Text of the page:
In Part 2, I spoke of being a waiter in Amsterdam at the 5-star Hotel Pays Bas and wrote of Han van Meegeren, the notorious art forger. His forgeries were discovered through X-rays. Once it was confirmed the “Vermeer” and other “masterpieces” were in fact fakes, it wasn’t long before the finger was pointed at Han van Meegeren. He was charged, arrested and put on trial.
van Meegeren was given a 1-year sentence in prison, but in the process of appealing this decision he died of a heart attack, age 58, the same year I met him 1947.
Going back to the late 1940’s and Holland America Line’s “Nieuw Amsterdam”, in that era the passengers were an eclectic mix: ‘old money’, ‘new money’ (often profiteers from WWII); plus card sharks who fleeced the unaware passengers; underworld figures, bankers, US army officers either going home or returning to base in Europe. Some passengers travelled with their valets, and of course, movie stars.
Far below the passenger decks in crew quarters, four of us shared a small cabin, two bunk-beds. Wake up call was 04h30, and at port, even earlier, since all hands were needed for the luggage. I mention this to give you a picture of that era, especially the way it was in the First-Class dining room, where I worked as waiter or what we call on board ship a “dining room steward”.
The sign of a good waiter (or steward as they’re called, at sea) is someone who “is there but not there”. Standing discreetly back from the table, yet aware of any needs and acting swiftly accordingly, being pre-informed about the day’s menu - - these are all characteristics of a good waiter.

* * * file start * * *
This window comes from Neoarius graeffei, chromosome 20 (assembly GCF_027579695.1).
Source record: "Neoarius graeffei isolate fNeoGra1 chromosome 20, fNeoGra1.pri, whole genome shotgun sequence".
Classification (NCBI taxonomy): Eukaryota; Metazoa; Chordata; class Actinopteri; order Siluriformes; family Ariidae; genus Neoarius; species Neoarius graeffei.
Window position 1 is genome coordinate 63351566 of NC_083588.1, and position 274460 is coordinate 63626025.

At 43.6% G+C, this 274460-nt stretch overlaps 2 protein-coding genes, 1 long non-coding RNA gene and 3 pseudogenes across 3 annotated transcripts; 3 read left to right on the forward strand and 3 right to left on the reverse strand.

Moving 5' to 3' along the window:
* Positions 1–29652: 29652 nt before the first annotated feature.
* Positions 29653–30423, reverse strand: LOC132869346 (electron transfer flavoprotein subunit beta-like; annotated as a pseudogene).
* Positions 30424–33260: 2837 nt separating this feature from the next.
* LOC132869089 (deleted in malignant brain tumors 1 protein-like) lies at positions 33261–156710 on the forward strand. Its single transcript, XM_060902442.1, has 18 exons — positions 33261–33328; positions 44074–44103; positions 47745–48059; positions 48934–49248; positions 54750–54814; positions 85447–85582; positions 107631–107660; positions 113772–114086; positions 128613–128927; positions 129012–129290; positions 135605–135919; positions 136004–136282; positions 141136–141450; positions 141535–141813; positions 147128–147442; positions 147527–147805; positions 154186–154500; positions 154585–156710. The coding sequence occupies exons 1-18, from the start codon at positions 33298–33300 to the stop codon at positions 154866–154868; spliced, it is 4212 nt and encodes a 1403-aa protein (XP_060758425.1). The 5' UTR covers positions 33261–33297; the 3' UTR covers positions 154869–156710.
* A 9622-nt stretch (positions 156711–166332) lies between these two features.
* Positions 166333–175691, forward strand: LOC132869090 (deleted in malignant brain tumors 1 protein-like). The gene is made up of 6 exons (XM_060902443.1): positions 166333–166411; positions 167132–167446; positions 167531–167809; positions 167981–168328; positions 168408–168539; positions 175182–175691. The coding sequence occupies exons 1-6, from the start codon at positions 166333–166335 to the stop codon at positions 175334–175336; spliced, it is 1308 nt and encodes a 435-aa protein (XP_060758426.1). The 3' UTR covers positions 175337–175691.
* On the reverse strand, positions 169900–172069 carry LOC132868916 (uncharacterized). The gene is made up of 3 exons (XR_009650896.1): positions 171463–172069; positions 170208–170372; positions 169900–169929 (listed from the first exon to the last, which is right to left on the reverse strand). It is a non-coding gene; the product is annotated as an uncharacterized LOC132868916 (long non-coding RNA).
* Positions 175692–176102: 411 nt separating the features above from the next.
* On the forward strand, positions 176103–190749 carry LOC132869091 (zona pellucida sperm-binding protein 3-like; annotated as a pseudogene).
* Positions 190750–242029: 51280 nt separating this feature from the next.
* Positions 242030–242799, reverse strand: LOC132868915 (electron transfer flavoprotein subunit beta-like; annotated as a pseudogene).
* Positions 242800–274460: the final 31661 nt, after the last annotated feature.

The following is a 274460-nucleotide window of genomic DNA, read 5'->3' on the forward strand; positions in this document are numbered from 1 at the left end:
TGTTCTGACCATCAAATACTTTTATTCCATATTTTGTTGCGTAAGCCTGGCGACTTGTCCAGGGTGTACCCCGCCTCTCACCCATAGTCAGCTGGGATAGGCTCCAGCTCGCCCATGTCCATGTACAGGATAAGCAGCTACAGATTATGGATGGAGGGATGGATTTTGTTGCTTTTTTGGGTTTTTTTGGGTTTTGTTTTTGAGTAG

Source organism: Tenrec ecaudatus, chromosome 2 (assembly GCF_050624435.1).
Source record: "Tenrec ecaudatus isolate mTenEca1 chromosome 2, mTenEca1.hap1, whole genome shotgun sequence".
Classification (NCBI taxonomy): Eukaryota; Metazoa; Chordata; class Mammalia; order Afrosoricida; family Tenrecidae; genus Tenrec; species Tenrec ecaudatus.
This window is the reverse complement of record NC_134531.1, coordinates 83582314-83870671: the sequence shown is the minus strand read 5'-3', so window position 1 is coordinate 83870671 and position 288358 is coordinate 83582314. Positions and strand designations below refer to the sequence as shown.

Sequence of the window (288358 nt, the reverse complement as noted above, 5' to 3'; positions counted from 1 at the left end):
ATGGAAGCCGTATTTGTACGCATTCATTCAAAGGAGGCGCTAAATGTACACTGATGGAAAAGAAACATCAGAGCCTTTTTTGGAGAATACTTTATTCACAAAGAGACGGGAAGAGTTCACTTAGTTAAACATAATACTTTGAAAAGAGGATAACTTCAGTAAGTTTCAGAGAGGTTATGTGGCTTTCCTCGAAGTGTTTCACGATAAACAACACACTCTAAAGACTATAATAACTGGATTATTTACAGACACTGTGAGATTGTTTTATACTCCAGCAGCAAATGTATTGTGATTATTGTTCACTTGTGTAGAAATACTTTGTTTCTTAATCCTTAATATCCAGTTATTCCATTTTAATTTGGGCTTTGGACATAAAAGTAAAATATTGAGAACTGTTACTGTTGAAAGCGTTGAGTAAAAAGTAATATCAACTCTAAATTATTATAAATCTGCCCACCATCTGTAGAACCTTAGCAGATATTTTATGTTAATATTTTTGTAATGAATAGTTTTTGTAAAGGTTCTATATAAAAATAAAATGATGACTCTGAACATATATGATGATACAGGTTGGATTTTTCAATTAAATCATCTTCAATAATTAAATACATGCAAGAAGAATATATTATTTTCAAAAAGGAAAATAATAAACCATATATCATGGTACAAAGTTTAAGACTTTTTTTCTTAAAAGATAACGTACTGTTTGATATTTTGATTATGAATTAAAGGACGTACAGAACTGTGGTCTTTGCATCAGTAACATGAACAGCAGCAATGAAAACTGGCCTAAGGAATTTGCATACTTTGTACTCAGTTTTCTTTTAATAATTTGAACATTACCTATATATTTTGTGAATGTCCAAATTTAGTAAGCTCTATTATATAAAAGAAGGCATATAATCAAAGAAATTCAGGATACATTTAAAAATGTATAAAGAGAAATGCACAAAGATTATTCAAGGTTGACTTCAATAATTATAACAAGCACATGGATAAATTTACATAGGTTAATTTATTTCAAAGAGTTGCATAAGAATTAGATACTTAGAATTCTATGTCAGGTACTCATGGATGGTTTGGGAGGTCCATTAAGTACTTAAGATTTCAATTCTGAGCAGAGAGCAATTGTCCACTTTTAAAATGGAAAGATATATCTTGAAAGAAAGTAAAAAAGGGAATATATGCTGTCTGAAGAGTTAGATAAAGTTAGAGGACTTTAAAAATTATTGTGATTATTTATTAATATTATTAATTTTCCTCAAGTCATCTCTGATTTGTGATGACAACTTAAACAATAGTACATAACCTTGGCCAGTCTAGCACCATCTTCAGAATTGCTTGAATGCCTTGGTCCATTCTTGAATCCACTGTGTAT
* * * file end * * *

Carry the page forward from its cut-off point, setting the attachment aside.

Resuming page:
Our First-Class dining room featured French service. This means everything that possibly could be done is done at the table by the steward, such as making Caesar Salad, filleting fish (Sole Meuniere), carving the meat (Chateaubriand), preparing Steak Tartar, etc.
For fruit salads, we peeled the grapes with a tiny knife and ‘oyster’ fork before placing these in the salad. And, we always wore white gloves. Some of the other dishes we’d prepare included Peche Flambee, served in a small copper pot, and Crepes Suzette. At each table there`d be a “rechauffe” or re-warmer set, to keep any portions left over warm.
All the beer, wine, liqueurs and cognacs were supervised and handled by the Sommelier, who was easily recognizable with his burgundy jacket and a silver taste cup hanging on a chain around his neck. All the glasses were fine crystal. Everything served hot was always covered with a lid; vegetables and potatoes were served in silver bowls, sauces in silver sauce bowls. Mustard and ketchup (for the Americans!) were kept in small glass jars in a silver container with a lid. The choices available on any menu, whether breakfast, luncheon or supper were plentiful, as expected. Pampering is not sufficient a word to use here! There were no windows or portholes in the dining room. The ship was designed for Transatlantic crossings, which can be spooky at times.
To make up for the lack of daylight, the interior design had a light, airy and colourful Art Deco style. We’d have special Captain or Farewell nights, where the ladies, mostly aristocrats or movie stars, wore their diadems laden with precious gems. (Nowadays passengers are given paper hats.)
We could quickly spot the shady passengers, or the ‘boors’ who’d extinguish their cigars into a cognac glass. And trying to ‘educate’ those passengers was a waste of time and effort.
Often the Americans would push all the cutlery aside and eat everything with a fork (except soup). It was also the Americans who insisted on their morning orange juice, plus a big glass of cold water with every meal. Such a contrast from my only-too-recent experiences in the Lowlands during the War is almost unthinkable. I didn’t see an orange or any exotic fruit for 5 years. Coming up next: my encounters with movie stars. Signing off, Henri